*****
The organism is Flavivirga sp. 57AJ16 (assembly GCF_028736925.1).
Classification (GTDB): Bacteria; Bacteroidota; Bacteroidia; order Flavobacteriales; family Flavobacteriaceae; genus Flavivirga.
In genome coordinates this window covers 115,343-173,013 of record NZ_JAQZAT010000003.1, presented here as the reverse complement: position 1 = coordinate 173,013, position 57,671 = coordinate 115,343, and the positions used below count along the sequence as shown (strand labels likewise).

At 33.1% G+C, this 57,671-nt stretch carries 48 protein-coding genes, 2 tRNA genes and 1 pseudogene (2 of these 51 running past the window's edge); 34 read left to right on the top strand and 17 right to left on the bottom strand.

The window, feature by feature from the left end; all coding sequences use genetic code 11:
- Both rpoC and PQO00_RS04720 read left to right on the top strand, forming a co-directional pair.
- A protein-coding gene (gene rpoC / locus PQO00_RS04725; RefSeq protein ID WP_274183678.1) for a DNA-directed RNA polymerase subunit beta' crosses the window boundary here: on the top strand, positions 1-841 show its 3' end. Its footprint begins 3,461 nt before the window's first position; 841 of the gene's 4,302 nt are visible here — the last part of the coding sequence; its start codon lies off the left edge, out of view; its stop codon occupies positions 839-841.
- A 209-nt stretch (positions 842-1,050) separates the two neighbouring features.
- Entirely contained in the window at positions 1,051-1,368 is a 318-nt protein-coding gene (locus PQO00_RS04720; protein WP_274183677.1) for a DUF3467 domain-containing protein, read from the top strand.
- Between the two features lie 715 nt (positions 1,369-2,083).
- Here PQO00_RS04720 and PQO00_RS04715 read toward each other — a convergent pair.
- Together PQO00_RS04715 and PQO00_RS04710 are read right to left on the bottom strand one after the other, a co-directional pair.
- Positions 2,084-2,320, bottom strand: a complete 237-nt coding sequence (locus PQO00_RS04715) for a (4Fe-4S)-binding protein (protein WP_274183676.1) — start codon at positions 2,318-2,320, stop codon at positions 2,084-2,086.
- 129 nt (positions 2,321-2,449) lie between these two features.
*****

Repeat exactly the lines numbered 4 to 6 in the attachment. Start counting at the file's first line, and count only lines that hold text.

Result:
At 33.1% G+C, this 57,671-nt stretch carries 48 protein-coding genes, 2 tRNA genes and 1 pseudogene (2 of these 51 running past the window's edge); 34 read left to right on the top strand and 17 right to left on the bottom strand.

The window, feature by feature from the left end; all coding sequences use genetic code 11:
- Both rpoC and PQO00_RS04720 read left to right on the top strand, forming a co-directional pair.